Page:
I have noticed that I can force a Boron to connect to the cellular network and Particle if I do the following:
Press and hold the “mode” button,
Press and release the “reset” button
Release the “mode” button once it starts flashing blue / red
This is very helpful as many of my sketches keep the device off-line until a scheduled reconnect and this can help helpful to bring a device on-line quickly. I looked to see if I could find any reference to this in the forums or documents and came up short (it is likely in there somewhere but I could not put my finger on it).
I am asking about this as I would like to rely on this “feature” and would like to know it will be there in the long-haul and to get a little more detail about what state this puts the device into? My assumption is that this simply puts the device into SYSTEM_MODE(AUTOMATIC); until the next reset - but is that correct?
Do you mean “Safe Mode”?
You can even initiate that mode from within your program via
And via CLI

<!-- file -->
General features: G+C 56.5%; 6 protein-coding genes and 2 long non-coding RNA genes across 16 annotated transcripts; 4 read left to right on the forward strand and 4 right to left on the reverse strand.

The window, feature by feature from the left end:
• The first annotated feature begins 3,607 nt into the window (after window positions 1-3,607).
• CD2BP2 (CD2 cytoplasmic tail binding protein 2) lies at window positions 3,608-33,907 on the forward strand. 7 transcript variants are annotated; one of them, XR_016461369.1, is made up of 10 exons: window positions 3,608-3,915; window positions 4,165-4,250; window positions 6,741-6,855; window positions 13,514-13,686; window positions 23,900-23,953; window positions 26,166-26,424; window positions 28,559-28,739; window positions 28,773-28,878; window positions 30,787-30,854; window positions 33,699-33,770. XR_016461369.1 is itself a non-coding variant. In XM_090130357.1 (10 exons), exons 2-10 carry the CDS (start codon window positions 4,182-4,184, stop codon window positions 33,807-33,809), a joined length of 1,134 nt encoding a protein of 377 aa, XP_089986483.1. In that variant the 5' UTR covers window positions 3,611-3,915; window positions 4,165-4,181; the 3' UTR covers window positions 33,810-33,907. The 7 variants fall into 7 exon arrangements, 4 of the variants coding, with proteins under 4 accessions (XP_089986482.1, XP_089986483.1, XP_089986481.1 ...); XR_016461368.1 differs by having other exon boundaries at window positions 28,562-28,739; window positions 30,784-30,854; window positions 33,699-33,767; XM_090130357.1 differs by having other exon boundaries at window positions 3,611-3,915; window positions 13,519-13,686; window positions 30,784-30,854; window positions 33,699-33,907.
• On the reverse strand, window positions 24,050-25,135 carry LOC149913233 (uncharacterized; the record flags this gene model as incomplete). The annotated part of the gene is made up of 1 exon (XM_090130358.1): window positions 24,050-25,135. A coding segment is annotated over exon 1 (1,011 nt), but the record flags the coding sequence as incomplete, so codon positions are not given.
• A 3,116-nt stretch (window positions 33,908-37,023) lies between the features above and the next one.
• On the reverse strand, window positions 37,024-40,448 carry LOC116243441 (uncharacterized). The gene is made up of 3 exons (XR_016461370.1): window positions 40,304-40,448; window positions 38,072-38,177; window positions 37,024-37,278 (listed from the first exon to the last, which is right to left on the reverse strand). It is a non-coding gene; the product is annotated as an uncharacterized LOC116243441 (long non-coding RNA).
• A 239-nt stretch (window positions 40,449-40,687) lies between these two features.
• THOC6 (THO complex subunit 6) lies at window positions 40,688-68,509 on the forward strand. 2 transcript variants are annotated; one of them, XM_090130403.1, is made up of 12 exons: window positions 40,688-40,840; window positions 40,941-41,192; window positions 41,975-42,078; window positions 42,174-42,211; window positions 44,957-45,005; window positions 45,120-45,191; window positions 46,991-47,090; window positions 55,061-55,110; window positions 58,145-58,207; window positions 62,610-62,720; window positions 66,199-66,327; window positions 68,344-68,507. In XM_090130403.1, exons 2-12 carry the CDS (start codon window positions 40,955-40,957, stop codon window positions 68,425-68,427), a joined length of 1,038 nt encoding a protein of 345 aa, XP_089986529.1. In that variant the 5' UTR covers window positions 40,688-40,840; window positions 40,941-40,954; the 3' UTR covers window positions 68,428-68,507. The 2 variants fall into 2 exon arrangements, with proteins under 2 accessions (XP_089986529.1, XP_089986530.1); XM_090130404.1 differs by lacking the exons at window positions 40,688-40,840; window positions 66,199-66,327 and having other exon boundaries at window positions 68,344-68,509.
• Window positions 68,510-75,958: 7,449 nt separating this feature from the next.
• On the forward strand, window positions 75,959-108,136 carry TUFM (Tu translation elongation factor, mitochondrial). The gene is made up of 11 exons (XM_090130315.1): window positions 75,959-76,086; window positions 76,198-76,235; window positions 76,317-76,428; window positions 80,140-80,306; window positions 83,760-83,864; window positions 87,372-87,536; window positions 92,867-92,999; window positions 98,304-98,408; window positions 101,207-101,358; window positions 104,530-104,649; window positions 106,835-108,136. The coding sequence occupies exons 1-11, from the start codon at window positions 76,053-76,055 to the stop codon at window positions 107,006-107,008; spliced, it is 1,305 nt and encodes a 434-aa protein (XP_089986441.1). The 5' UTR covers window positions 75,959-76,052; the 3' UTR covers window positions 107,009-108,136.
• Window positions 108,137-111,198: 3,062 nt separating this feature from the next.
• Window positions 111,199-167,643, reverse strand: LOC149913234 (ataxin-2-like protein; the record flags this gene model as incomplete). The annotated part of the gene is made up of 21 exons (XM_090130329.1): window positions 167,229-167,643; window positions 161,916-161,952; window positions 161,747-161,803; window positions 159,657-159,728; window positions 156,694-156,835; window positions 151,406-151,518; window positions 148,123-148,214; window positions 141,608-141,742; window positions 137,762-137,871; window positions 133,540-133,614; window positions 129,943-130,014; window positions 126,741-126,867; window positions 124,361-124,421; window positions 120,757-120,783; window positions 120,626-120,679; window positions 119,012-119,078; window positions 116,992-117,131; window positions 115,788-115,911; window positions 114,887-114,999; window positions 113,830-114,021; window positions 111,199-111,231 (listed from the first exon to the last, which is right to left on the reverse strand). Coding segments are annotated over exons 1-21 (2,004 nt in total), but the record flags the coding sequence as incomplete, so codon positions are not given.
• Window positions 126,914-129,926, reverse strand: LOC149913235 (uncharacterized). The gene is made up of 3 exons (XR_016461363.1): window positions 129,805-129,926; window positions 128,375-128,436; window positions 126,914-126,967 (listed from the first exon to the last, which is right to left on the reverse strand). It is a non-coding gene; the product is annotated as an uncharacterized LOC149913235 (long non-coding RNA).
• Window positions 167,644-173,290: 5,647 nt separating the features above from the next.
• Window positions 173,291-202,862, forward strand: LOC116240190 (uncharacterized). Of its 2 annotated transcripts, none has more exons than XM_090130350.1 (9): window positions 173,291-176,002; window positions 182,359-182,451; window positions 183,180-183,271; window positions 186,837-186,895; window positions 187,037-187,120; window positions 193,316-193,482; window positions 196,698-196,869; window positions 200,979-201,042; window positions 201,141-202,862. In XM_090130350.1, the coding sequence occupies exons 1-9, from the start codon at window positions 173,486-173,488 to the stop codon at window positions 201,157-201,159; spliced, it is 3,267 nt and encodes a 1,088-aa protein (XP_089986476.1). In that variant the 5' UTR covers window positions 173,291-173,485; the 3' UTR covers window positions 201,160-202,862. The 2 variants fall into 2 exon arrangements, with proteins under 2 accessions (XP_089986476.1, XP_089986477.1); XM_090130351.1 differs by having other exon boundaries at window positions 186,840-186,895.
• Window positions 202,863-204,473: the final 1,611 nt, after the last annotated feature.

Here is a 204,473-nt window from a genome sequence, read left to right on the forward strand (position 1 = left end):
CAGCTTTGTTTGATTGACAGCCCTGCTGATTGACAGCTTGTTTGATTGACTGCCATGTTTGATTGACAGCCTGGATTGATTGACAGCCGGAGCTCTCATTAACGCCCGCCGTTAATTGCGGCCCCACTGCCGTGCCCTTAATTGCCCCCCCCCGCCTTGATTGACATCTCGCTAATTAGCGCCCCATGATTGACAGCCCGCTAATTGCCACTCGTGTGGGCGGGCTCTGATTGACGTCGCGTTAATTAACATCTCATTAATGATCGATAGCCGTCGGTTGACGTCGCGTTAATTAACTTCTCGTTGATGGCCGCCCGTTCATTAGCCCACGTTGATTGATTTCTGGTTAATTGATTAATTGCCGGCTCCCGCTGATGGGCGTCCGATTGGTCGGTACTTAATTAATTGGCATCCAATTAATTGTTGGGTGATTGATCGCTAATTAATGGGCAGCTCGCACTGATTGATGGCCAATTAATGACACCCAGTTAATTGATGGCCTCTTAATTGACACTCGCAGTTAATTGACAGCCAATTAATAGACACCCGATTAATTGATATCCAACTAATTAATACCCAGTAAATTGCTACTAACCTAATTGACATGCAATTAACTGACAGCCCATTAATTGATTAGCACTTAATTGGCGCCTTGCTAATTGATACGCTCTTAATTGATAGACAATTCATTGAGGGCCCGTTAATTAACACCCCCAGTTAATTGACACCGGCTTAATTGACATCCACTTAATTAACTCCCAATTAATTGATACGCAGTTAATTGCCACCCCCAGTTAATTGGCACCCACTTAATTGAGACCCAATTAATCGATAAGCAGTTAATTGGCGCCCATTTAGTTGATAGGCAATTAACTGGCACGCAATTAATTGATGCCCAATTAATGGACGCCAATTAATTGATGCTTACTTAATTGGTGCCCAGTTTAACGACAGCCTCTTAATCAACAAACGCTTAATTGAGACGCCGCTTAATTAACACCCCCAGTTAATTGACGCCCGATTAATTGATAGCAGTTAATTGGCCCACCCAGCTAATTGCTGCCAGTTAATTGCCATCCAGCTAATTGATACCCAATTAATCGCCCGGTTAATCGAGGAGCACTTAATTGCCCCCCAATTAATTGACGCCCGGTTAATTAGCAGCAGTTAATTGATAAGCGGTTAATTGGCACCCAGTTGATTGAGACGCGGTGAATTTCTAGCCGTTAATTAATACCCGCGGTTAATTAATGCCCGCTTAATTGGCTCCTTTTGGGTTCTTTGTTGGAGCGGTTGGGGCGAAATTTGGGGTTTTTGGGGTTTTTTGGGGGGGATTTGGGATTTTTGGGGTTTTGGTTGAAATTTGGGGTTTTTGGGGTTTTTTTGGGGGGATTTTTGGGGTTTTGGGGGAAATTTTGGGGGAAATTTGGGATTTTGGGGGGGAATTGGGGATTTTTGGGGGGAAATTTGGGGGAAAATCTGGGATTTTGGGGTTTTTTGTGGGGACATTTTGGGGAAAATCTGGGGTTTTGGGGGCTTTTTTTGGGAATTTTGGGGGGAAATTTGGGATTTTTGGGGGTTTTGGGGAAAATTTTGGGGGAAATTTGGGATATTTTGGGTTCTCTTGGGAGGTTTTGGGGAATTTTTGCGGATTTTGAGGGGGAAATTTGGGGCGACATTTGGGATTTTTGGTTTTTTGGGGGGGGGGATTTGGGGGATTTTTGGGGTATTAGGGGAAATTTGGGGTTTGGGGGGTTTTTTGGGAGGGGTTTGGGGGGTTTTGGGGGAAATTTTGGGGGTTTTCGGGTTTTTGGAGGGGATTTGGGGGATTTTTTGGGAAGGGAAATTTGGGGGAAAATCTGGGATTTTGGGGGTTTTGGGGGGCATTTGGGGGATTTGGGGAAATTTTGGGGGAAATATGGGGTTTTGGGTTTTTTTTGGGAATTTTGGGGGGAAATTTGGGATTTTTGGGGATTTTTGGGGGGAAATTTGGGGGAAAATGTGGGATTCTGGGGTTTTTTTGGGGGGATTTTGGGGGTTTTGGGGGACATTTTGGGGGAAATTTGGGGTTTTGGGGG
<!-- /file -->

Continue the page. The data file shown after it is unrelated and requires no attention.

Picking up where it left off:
particle usb safe-mode.
This mode is there since the Spark Core and will very positively be present on future devices too.
Thank you - safe mode it is.
I might suggest one update to the documentation to highlight one other helpful use for this feature: once the device connect to the Particle cloud, it will receive pending firmware updates.
For example, for the LoRA nodes, the only reason to connect to Particle is to get updates. With this approach, I can use the “user button” for other uses.
Thank you, Chip
Hmm, while this could be explicitly documented, I’d think since OTA updates intrinsically depend on a Particle Cloud connection and Safe Mode by definition initiates a Particle Cloud connection and also shares the same magenta color code as an ongoing OTA update it would appear that the implicit relation between all these could be considered self explanatory
BTW, you can also use the Mode Button (via
System.on()) in your code and tie your current update logic to it to free your user button - unless you mean the Mode Button when you say “user button” and you already do that anywho
Oh, I see that you are saying there - that is a brilliant idea!
I have a separate “user button” on my carrier board but having only one button can be limiting. Your suggestion on reading the Mode button and using the System.on() call opens up many interesting possibilities.